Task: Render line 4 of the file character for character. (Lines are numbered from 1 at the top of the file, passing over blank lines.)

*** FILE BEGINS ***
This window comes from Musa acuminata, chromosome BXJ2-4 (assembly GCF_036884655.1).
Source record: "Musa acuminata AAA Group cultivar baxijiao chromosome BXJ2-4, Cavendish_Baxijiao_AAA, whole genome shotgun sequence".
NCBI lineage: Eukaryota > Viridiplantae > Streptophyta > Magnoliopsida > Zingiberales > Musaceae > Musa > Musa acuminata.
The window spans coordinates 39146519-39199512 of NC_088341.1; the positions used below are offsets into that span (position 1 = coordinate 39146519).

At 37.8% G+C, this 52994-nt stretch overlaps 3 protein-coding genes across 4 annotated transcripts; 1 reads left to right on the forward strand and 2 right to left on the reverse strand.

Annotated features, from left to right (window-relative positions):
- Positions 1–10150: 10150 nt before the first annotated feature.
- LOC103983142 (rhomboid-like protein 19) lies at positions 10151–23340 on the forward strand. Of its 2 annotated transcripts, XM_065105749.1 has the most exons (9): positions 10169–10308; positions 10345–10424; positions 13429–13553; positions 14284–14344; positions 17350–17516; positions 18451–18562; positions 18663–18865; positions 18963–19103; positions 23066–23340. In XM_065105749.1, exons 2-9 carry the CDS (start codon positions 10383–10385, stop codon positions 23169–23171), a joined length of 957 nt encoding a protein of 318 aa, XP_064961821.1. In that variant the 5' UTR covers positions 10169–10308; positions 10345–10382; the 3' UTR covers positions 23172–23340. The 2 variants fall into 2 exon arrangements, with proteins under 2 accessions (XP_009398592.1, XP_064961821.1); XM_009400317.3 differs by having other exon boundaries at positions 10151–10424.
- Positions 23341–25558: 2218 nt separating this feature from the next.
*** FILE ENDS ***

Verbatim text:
The window spans coordinates 39146519-39199512 of NC_088341.1; the positions used below are offsets into that span (position 1 = coordinate 39146519).